- Development & Aid
- Economy & Trade
- Human Rights
- Global Governance
- Civil Society
Monday, June 27, 2016
- Decades of government neglect, a corruption-racked penitentiary system and a growing wave of violent crime have combined to move El Salvador’s prisons even further away from their stated purpose of rehabilitation while strengthening their role as veritable schools of crime.
According to government figures, around 80 percent of all cases of extortion in El Salvador are coordinated from jail by cell-phone, thanks to a well-oiled network of suppliers of phones, chips and chargers, inmates and their families, and prison guards.
In one such case, in March 2009 the prosecutor’s office charged Darwin Ticas, an inmate serving a 30-year sentence for homicide, with running an extortion racket involving 11 people from his cell. The scheme, which operated in the eastern city of San Miguel, included members of his family.
Extortion is not the only crime ordered from prison cells. Kidnappings and murders are also planned, usually by convicts belonging to the Salvatrucha and M18 gangs, the two leading street gangs in Central America.
The crimes orchestrated from prison contribute to the soaring violence that has been tearing apart Salvadoran society.
This Central American country of 7.2 million people is one of the most violent countries in the world, with an average of 12 homicides a day and a rate of 71 murders per 100,000 people.
Although the prison in the central region of Zacatecoluca is a maximum-security facility, that hasn’t prevented cell phones from being smuggled in, with the cooperation of the guards.
No matter how many search and seizure operations are carried out by the prison authorities, chips and cell phones are inevitably found on prisoners. Last August, 14,000 illegal objects were found, including 1,306 cell phones, 1,317 chips, and over 400 rechargeable batteries.
The local press has reported numerous cases of women — girlfriends, wives and relatives of the inmates — smuggling in chips in their anal or vaginal cavities.
More than 90 guards have been sacked in the last few months, and the purge will intensify in December, Moreno said.
In an unprecedented measure, the government of left-wing President Mauricio Funes has called in the army to patrol the perimeters of some penitentiaries, in an attempt to curb the influx of telephones and drugs, which are sometimes thrown in bags over the prison walls.
El Salvador’s prisons have been neglected by the government for decades, in the belief that spending money on “criminals” is not a productive investment.
This neglect is behind the current chaos in the prison system, which is fuelled by extreme overcrowding. Originally designed to hold 8,110 prisoners, the country’s jails presently house 24,000 inmates –300 percent over capacity.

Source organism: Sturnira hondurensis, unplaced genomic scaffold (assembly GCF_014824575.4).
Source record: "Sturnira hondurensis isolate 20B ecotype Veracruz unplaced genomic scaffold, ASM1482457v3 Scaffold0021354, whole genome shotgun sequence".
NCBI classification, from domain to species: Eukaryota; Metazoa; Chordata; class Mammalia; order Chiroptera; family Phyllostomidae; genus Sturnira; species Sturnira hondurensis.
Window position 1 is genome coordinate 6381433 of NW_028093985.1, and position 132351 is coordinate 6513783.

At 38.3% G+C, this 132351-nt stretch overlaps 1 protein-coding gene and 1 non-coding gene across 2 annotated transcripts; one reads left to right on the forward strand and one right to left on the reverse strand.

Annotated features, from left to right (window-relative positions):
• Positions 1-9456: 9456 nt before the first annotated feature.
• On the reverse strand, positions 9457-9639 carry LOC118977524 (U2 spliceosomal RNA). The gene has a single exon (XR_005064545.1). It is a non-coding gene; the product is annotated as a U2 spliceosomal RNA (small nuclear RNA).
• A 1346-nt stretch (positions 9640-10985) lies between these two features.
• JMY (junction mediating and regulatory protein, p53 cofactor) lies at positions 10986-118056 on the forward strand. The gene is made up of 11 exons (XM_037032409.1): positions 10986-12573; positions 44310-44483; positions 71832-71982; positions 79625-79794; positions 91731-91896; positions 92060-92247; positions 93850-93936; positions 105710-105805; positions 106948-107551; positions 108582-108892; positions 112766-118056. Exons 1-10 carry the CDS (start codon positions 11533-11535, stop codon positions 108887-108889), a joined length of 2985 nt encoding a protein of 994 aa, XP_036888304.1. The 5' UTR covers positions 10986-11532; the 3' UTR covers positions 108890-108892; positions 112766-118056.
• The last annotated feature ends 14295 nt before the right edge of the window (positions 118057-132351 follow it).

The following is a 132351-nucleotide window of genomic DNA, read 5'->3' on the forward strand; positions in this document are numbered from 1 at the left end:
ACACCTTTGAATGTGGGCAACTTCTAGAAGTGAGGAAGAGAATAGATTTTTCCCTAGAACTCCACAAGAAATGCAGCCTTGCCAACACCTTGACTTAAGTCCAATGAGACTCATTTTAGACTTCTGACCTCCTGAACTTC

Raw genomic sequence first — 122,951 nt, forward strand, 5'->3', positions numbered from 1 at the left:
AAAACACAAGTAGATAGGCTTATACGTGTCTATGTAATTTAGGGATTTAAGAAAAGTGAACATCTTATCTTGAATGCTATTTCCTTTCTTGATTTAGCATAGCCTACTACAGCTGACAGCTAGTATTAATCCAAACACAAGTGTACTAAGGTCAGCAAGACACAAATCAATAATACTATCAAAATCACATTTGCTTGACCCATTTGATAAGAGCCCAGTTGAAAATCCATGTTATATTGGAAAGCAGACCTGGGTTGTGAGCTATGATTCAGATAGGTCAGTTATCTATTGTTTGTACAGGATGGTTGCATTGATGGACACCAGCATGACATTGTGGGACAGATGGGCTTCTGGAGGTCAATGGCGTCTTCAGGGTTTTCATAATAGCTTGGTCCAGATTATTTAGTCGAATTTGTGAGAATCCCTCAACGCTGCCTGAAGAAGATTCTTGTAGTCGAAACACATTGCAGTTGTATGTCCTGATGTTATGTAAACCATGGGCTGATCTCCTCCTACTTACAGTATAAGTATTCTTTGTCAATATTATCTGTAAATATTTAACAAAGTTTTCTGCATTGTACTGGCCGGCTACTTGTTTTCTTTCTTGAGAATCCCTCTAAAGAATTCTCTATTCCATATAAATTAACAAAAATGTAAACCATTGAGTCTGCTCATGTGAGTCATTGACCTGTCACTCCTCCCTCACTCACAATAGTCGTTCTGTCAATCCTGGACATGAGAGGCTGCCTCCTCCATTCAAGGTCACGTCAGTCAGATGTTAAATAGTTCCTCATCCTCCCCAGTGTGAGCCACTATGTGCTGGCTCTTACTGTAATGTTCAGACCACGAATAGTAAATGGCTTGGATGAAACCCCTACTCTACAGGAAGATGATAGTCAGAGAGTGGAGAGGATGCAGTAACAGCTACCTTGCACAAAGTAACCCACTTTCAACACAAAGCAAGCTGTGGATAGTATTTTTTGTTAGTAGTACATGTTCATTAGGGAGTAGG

According to a preliminary report on El Salvador issued Oct. 20 by the Inter-American Commission on Human Rights’ (IACHR) Office of the Rapporteur on the Rights of Persons Deprived of Liberty, “This high lockup rate in turn produces other situations, such as the worsening of detention conditions and insufficient access to re-education and training programmes essential for social reintegration.”
The country’s prisons are also rife with riots.
Overpopulation, facilities in deplorable conditions, inadequate food, insufficient water supplies, and scarce reinsertion programmes, along with soaring crime rates, have made rehabilitation impossible in prisons, which are instead only serving to reproduce the cycle of criminality.
“If inmates are idle, if they have nothing to occupy themselves with, if they have no reinsertion options, no space for private visits, and are surrounded by people with bad habits, they will be more likely to commit crimes,” human rights ombudsman Oscar Luna told IPS.
Criminal activities orchestrated from prison are also a problem in other countries of Latin America.
In Mexico, the newspaper Milenio reported in August that inmates at the Centro de Readaptación Social in Gómez Palacio, in the western state of Durango, were operating as hit men using the guards’ guns to control drug trafficking inside the prison.
Citing sources from Mexico’s Attorney General’s Office, the newspaper stated that “60 percent of municipal jails and social re-adaptation centres were controlled by drug traffickers, who have hired gunmen working for them.”
Organised crime groups such as Los Zetas, the Sinaloa cartel and La Familia Michoacana control prisons in the states of Quintana Roo, Nuevo León, Veracruz, Tabasco, Mexico, the Federal District, Tamaulipas, Baja California, Sinaloa, Michoacán, Chihuahua and Durango.
Drug wars in penitentiaries crammed with violent prisoners linked to organised crime tend to end in deaths. According to Department of Public Safety statistics cited by Milenio, 200 inmates were killed, 507 injured and 142 escaped between September 2008 and December 2009.
Brazil is another case in point: 75 of the 180 prison complexes in São Paulo are controlled by criminal gangs, according to César Barros Leal, head of the country’s Human Rights Institute.